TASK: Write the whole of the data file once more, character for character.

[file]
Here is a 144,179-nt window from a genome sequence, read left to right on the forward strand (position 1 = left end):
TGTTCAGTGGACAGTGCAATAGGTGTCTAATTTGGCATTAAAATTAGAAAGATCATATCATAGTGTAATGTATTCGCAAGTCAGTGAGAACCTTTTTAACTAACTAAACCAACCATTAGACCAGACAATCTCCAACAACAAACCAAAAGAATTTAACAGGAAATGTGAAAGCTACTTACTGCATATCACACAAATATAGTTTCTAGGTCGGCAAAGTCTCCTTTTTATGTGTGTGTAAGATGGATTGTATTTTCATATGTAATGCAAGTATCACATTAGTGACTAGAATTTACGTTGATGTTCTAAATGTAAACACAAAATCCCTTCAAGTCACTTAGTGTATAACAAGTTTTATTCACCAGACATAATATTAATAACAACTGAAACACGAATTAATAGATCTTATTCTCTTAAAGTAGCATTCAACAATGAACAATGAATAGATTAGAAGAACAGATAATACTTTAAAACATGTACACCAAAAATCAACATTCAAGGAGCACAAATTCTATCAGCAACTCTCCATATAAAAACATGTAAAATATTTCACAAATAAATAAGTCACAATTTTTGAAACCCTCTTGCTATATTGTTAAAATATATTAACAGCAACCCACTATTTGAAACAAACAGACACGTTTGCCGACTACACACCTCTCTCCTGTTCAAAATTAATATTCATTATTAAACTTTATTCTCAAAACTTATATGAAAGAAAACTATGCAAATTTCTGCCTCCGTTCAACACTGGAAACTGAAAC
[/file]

Here is a 144,179-nt window from a genome sequence, read left to right on the forward strand (position 1 = left end):
TGTTCAGTGGACAGTGCAATAGGTGTCTAATTTGGCATTAAAATTAGAAAGATCATATCATAGTGTAATGTATTCGCAAGTCAGTGAGAACCTTTTTAACTAACTAAACCAACCATTAGACCAGACAATCTCCAACAACAAACCAAAAGAATTTAACAGGAAATGTGAAAGCTACTTACTGCATATCACACAAATATAGTTTCTAGGTCGGCAAAGTCTCCTTTTTATGTGTGTGTAAGATGGATTGTATTTTCATATGTAATGCAAGTATCACATTAGTGACTAGAATTTACGTTGATGTTCTAAATGTAAACACAAAATCCCTTCAAGTCACTTAGTGTATAACAAGTTTTATTCACCAGACATAATATTAATAACAACTGAAACACGAATTAATAGATCTTATTCTCTTAAAGTAGCATTCAACAATGAACAATGAATAGATTAGAAGAACAGATAATACTTTAAAACATGTACACCAAAAATCAACATTCAAGGAGCACAAATTCTATCAGCAACTCTCCATATAAAAACATGTAAAATATTTCACAAATAAATAAGTCACAATTTTTGAAACCCTCTTGCTATATTGTTAAAATATATTAACAGCAACCCACTATTTGAAACAAACAGACACGTTTGCCGACTACACACCTCTCTCCTGTTCAAAATTAATATTCATTATTAAACTTTATTCTCAAAACTTATATGAAAGAAAACTATGCAAATTTCTGCCTCCGTTCAACACTGGAAACTGAAAC